- Measure your progress in concrete ways. For example, if you are weight training, write down the weight and repetitions for each exercise. If you are exercising to lose weight, keep track of your weight loss.
- Choose appropriate ways to measure your progress. For example, bathroom scales don’t distinguish between muscle and fat. It may be better to take your measurements with a tape measure, or just notice how your clothes fit.
- Find as many different ways to monitor your progress as you can and write down your progress regularly, such as once a week. For example, if you are exercising to lose weight, you might like to record your exercise sessions, daily diet and weekly measurements. Include incidental achievements like feeling more energetic or fitting into a smaller pair of jeans. Give yourself plenty of ways that you can succeed.
- Celebrate your progress.
Adapt to changing circumstances
Life can interrupt your training schedule. Suggestions for adapting to such changes include:
- Think about ways to cope with interruptions. For example, you may not be able to exercise in your usual way when on holidays, but you can always walk or use the hotel fitness facilities.
- If you get injured or become ill, don’t abandon your fitness goals. Instead, adjust your ultimate goal’s time frame. Come up with micro-goals to keep you on track while you recover. For example, you may be too ill to exercise, but you can improve your diet. Write down these micro-goals in your training diary to keep up your motivation.
- If your fitness goal seems beyond you, readjust your mini-goals and stay motivated.
Don’t be too hard on yourself
Sometimes, you may find that your fitness goal is too ambitious. For example, maybe you are losing 0.5 kg a week instead of 1 kg, and sometimes you may not lose any weight (remember muscle weighs more than fat), so make sure you focus on how you feel. You know yourself much better than a set of scales does.
- The first few months of a new exercise program are always the most challenging. Adjust your short-term goals, persist and have faith that things will get easier with time.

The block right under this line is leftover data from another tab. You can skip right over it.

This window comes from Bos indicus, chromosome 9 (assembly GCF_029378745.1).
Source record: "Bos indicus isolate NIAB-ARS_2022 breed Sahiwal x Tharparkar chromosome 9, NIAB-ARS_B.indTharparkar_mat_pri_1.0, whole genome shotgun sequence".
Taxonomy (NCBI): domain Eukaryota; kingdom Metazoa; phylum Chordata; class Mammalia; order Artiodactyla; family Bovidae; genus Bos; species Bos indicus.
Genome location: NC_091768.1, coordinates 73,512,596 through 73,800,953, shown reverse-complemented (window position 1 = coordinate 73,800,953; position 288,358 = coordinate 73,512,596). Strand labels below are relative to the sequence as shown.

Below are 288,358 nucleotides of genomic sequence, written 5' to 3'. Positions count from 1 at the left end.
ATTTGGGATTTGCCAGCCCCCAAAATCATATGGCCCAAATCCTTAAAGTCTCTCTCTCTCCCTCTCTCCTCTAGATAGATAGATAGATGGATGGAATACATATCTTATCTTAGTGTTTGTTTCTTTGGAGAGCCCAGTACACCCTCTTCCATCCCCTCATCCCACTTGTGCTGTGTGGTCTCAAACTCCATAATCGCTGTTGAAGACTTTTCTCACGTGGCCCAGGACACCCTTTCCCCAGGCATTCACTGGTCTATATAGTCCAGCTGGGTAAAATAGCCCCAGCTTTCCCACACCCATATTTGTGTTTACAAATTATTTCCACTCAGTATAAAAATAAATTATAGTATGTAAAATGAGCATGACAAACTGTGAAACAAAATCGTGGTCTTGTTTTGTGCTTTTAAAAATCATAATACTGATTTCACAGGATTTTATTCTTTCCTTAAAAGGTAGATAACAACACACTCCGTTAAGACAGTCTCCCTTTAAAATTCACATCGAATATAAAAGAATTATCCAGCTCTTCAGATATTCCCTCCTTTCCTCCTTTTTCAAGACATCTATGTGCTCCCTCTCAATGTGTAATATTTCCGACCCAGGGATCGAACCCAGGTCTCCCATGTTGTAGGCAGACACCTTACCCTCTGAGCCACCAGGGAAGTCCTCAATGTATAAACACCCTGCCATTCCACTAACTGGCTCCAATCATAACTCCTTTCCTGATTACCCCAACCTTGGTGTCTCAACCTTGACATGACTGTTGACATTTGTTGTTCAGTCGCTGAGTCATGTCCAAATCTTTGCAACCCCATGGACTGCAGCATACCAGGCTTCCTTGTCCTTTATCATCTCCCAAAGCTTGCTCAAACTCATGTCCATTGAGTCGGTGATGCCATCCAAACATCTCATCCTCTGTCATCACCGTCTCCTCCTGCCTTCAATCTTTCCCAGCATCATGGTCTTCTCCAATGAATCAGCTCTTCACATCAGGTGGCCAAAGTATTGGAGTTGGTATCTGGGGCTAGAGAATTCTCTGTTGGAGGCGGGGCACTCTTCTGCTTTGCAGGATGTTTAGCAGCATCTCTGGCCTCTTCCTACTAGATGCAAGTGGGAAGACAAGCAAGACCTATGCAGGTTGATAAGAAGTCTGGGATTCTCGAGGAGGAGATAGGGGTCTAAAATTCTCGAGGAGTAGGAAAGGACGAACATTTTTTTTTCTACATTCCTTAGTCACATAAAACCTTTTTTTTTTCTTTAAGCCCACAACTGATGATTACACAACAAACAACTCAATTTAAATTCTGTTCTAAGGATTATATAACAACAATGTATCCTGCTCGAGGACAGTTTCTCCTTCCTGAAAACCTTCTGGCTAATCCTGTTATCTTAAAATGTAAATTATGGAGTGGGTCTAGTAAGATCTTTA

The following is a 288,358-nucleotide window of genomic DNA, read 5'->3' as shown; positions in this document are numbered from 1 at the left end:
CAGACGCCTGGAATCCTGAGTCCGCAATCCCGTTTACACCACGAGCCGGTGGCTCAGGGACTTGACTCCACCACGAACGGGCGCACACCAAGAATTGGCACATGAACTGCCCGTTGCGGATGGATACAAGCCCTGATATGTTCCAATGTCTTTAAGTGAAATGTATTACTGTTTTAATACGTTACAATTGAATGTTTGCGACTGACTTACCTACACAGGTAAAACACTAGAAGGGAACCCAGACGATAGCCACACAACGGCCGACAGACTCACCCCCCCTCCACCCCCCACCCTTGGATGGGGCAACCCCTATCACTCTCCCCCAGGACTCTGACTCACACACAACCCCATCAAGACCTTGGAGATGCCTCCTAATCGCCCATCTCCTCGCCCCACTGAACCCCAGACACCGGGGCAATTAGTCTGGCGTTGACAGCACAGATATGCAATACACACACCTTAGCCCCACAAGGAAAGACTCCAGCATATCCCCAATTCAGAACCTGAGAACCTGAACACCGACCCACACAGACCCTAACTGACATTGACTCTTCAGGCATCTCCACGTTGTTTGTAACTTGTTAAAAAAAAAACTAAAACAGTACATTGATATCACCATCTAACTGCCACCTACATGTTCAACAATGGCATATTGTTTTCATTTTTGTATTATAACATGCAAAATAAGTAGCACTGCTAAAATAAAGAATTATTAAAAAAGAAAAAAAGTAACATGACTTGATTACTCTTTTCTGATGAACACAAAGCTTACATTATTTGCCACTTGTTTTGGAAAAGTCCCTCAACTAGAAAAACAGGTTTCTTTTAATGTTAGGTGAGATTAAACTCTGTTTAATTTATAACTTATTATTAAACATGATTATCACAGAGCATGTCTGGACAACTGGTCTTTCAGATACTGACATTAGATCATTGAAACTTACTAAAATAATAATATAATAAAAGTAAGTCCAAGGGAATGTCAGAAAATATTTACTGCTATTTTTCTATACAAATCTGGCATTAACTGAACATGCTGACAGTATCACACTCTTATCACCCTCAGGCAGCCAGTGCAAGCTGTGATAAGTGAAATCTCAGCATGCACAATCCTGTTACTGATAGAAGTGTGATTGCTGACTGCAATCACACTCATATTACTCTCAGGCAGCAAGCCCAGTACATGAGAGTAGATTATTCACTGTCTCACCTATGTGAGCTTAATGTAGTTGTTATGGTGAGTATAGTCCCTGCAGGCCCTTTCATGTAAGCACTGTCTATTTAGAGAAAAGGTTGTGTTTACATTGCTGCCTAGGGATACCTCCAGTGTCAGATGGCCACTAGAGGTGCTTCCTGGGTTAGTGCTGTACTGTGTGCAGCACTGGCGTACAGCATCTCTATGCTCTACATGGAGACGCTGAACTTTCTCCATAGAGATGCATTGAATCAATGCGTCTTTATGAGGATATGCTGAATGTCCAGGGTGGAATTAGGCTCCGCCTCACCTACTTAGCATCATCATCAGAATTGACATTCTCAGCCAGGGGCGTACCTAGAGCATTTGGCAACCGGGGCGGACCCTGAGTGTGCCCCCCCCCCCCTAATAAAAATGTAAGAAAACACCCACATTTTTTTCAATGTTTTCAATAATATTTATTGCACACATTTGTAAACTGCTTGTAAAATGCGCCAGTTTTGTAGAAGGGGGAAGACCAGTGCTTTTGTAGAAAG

- Celebrate your achievements, no matter how small. Making a commitment to a healthier lifestyle is a tremendous achievement, even if your fitness goal is a little harder to reach than you first thought. Flip back to the start of your training diary and appreciate how far you’ve come.
- Have a secondary fitness goal in mind. For example, if your ultimate goal is to lose 20kg, an ability to jog for 20 minutes may be your secondary goal. Achieving this secondary goal is still a great success.
- Don’t give up. You’re worth the effort.
Where to get help
- Your doctor.
Things to remember
- Break down your ultimate health and fitness goal into small, specific and achievable mini-goals.
- Keep a training diary to monitor your progress.
- Always see your doctor for a medical check-up before starting any new fitness program, particularly if you are over 40 years, overweight, haven’t exercised in a long time or suffer from a chronic medical condition.
You might also be interested in:
- Exercise - everyday activities.
- Exercise safety.
- Exercise intensity.
- Physical activity - choosing a provider.
- Physical activity - choosing the one for you.
- Physical activity - men.
- Physical activity - how to get started.
- Physical activity - overcoming the barriers.
- Physical activity - women.
Want to know more?
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Last reviewed: June 2015